Should Missional Communities or Central Services be the entry point for discipleship?

discipleshiproadShould Missional Communities or Central Services be the entry point for discipleship?

We often get asked this question in one way or another. I guess the question behind this question is should we encourage people to bring their non-Christian friends to church services or to missional communities?”

The short answer to this is : it doesn’t really matter! Both are effective – both the central services and missional communities should feed into each other.

And here’s the slightly longer answer…..
The most effective approach is to use both services and missional communities and lever them for their strengths rather than being dogmatic about which should be the primary access point for non-Christians.

Some of the key strengths of a missional community as an entry point for discipleship are:

  • Relationship with non-churched people can be built more naturally and organically.
  • The pace, texture, and spiritual input of the MC can be more specifically tailored to where its members are at spiritually.
  • It may be less overwhelming for some non-churched people to meet in a home or smaller environment than in a larger church building.

And some of the strengths of the Central gathering as an entry point for discipleship:

  • They can often give people a clear message of the gospel and a clear way to respond e.g. preaching of the word and an altar call to respond to that word.
  • They are a natural gathering point particularly around festivals or traditions, e.g start of academic year, Christmas, Easter, weddings, baptisms, christenings etc. Though church services may put some non-churched people off, for others it may offer a safe and easy connection point because it’s more, visible, known and predictable than a missional community gathering.  Parish Churches can particularly draw local people into their central service at these natural gathering points; they are a visible and known Christian gathering place within their geographical community. Rob and Nikki from St Thomas’ Crookes, Sheffield, are just one example of people who plugged in through central church, and became Christians in that environment.  They were new to the area and Nikki started taking her kids to the toddler group at St Thomas’. Whilst she was there one of the leaders talked about a church service for young families. Nikki and Rob decided to give it a go and went along to the service for the next few months. They then joined in with the 11 am service at the same church. Nikki began to realise the truth of Jesus at a Carol service, and for Rob it was the half-night of prayer, and they both did alpha courses before finally making a decision to get baptized.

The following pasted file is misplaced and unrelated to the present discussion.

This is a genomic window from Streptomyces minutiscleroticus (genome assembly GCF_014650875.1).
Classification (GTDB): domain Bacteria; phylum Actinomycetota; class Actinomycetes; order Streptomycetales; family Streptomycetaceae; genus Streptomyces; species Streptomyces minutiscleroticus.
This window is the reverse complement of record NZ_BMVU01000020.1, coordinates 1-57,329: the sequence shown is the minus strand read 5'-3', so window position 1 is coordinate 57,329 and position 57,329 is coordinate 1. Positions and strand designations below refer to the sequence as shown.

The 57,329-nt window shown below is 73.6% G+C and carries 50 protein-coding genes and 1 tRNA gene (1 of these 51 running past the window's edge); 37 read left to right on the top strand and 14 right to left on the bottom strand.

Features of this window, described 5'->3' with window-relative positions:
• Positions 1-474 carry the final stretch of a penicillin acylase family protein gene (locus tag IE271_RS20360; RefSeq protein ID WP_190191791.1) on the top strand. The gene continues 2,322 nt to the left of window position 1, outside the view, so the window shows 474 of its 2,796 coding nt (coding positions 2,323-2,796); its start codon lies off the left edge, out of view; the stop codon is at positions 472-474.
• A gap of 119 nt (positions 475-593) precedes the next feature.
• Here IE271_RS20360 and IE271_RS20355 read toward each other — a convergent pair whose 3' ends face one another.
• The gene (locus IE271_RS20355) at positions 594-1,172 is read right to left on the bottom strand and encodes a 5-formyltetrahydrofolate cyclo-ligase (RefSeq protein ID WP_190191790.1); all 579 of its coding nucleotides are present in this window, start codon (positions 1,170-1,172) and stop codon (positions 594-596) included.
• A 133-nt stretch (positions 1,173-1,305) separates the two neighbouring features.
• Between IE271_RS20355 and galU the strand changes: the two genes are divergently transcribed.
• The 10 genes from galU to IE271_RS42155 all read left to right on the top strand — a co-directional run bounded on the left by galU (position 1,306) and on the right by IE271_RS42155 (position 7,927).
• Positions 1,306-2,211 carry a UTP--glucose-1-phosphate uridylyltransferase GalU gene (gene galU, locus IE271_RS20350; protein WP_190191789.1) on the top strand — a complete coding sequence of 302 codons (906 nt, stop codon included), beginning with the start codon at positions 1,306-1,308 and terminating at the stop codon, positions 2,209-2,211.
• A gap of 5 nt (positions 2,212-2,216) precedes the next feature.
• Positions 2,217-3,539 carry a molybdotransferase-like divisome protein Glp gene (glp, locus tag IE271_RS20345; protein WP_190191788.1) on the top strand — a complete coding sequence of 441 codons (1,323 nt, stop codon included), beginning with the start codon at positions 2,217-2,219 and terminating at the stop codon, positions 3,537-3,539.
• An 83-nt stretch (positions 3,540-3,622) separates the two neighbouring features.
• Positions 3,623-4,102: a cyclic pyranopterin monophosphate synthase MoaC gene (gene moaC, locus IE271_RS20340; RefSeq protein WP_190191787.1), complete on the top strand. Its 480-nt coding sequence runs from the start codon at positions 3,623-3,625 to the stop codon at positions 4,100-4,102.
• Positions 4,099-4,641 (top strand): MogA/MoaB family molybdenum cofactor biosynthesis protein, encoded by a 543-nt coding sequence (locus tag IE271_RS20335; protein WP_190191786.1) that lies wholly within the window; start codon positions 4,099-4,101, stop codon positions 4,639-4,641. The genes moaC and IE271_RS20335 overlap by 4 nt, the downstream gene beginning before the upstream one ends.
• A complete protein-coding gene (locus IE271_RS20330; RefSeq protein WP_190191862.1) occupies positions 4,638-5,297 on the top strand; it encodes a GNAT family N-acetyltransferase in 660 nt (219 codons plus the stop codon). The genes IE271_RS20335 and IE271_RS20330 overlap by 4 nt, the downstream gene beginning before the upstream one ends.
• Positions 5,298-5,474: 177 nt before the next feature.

Non-churched people do sometimes really want to connect with a Sunday service. So, is that enough?

Years ago, when I worked for a multi-national company I had several work colleagues who I would now identify as people of peace. Back then, my whole frame of thinking about “church” and the role of church was completely different. I believed that the “solution” to see those people of peace brought into the Kingdom was to invite them to church. I thought that once I’d got them to a service, then God and “the church” i.e. the mechanics of the service which included the worship, word, and prayer ministry at the end would do its job and my colleagues would be saved. Job done.

Now I’ve adopted the reverse mentality. If one of my people of peace comes to church I see it not as the end, but the beginning.

So, if a church service is an entry point then we need to see it not as an end point to salvation but a as a starting point for life-long discipleship.

Our aim isn’t to get people to a church service so that “the church”- which we usually take to mean the paid staff –  can then continue to disciple that person.

If non-churched people turn up at our services, and even become Christians at our services then that is fantastic and we should celebrate!  But we need to be encouraging those new Christians to be thinking about how they grow in discipleship  – both being discipled and learning how to disciple others. And that happens much more in the context of missional communities.

Central services can encourage this by having:

  • Missional Community flyers at the back of the building.
  • A welcome team to talk to newcomers about geography and interests to see where they could plug into an MC.
  • A welcome letter with a list of all missional communities.
  • A welcome course for joining the church (a couple of evenings) including information on MC’s.
  • A service leader who will talk about the life in MC’s, why we do what we do etc.
  • Testimonies from members of MCs at the front of the church.
  • MC leaders introducing themselves, their community and their vision from the front on a Sunday and connecting with people after the service.

So, in summary there’s no ‘priority’ in terms of the best vehicle to engage or invite new people but we would encourage people to ask the question ‘what’s the best environment, given the relationship that you have with a non-Christian, to engage them?’ And then from that place continuing to disciple those people at whatever stage of the journey they’re at.

Aanna_bwnna is married to Rich and together the Robinsons lead the 3DM Europe team in Sheffield.

They have 3 children; Josiah, Esther and Samuel.

You can read lots of Anna’s thoughts, reflections and stories on family life by visiting here

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Categories: discipleship

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